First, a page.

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Peak Intensity of Gaussian Beam

Posted on 2009-10-03 as part of the Photonics Spotlight (available as e-mail newsletter!)

Abstract: Although it seems trivial to calculate the intensity of a laser beam, there is considerable confusion in the literature. A common mistake leads to results which are 2 times too low.

Ref.: encyclopedia articles on Gaussian beams and effective mode area

Isn't it easy: when a laser beam has the optical power <$P$> and the area <$A$>, its intensity is <$I = P / A$>. Not enough substance for an article in the Photonics Spotlight, you may think. I will demonstrate, however, that it is indeed worth to look at that, and you would be happy if others had done it.

The relation between intensity, power and beam area is trivial only for rectangular intensity profiles. More frequently, however, we are dealing with Gaussian beams. For arbitrary intensity profiles, one can define an effective mode area. One may then expect that the simple formula above remains valid when using that value for <$A$>. This is not true, however. For Gaussian beams, for example, the effective mode area is <$\pi w^2$> with the mode radius <$w$>, but the peak intensity (i.e., the intensity on the beam axis) is two times the power divided by the effective mode area. (Integrate the Gaussian profile over the area to verify this.) That factor 2 is often forgotten. Obviously, the same issue occurs in the context of the fluence (energy per area) of laser pulses.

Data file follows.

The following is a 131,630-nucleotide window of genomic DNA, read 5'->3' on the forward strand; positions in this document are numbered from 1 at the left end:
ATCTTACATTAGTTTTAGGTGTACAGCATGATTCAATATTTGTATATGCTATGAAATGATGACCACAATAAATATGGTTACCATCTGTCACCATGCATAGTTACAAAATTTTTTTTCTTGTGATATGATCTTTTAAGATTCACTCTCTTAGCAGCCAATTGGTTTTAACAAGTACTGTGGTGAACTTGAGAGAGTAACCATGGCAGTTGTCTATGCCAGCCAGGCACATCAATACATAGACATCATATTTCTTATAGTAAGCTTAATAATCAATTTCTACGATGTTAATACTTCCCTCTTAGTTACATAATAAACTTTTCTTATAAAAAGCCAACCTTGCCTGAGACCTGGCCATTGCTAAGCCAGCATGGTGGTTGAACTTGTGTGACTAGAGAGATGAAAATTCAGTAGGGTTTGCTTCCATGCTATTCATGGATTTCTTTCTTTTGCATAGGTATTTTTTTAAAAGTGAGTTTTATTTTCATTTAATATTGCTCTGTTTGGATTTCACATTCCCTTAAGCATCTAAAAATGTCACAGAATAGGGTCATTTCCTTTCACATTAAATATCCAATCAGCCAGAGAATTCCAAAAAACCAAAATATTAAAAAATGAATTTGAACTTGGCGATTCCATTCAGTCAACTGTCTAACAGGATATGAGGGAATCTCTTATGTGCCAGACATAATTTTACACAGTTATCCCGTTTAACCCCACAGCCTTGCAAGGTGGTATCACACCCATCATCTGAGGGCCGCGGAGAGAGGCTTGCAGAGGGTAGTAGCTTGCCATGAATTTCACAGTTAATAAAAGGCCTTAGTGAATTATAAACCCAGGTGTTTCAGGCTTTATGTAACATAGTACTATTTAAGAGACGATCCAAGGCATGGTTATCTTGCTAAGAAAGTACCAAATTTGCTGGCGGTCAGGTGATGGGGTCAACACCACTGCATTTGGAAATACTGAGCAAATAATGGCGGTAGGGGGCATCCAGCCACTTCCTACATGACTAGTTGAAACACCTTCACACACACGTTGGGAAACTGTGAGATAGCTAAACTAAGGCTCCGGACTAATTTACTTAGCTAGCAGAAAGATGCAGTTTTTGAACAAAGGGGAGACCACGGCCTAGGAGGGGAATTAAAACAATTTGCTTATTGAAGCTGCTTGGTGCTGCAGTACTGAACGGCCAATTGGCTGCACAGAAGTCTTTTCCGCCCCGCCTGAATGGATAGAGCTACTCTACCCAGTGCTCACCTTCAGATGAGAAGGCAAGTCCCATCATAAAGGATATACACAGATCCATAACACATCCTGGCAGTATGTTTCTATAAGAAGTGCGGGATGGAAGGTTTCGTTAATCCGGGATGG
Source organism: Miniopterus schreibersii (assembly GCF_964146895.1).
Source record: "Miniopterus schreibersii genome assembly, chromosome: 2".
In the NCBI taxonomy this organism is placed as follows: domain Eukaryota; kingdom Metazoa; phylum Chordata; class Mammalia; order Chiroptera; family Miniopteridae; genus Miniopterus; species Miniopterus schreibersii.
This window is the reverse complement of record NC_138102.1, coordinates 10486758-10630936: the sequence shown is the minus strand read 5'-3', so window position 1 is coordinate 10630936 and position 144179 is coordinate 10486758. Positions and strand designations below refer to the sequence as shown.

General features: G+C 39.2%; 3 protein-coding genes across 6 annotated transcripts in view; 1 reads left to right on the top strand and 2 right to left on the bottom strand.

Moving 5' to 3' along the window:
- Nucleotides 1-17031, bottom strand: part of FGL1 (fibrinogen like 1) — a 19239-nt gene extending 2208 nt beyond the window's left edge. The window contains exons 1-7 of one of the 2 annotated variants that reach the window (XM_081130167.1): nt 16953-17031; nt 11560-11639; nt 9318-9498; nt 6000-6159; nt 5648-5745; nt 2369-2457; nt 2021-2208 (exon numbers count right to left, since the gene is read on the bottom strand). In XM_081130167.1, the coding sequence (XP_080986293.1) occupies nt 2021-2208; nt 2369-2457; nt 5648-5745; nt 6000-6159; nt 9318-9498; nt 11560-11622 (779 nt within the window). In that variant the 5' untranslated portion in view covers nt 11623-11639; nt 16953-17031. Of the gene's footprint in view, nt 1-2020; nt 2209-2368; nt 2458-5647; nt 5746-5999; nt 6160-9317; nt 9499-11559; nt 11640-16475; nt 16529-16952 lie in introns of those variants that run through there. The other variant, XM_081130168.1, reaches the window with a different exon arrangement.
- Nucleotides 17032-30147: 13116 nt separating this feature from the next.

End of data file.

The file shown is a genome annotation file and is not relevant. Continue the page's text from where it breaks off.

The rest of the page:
Unfortunately, you cannot avoid the problem for yourself simply by always applying that factor. The trouble is that the scientific and technical literature is strongly contaminated with that error, and in most cases it is not even possible to find out whether or not that error has occurred.

As an example, consider specifications of an optical damage threshold, i.e., the maximum optical fluence which some device such as a dielectric mirror can tolerate. The usually measured parameters of the laser beam are the pulse energy and the mode radius. The peak intensity is not measured, but calculated from the other data. If those reporting results of their damage threshold measurements have not been aware of that factor 2, the quoted damage fluence is 2 times too low. (With a top-hat beam shape, for example, one could apply 2 times the energy to some area, compared with what would be expected from the wrong specification.) But if it is so, people are also not aware that such a detail has to be addressed, so you cannot even check whether or not that happened.

In my daily work, I encounter that problem quite frequently. Its consequence is that many literature values contain an uncertainty of a possibly missing factor 2. This is rather awkward in many cases. For example, when I have to design the laser resonator of a high-power Q-switched laser, I am not sure how large the mode areas on the mirrors have to be to avoid damage. Just staying far away from such limits is not always a solution, as this makes it more difficult to reach other design goals, such as a short resonator with low alignment sensitivity.

Of course, one can easily cause even more confusion, for example by specifying a "beam size", leaving it open whether a radius or a diameter is meant. That alone already makes for a factor of 4 in the intensities, if the specification is misunderstood.

Lay persons might be astonished to learn what level of sloppiness is common in science and technology. We would all profit from some more precision and care.

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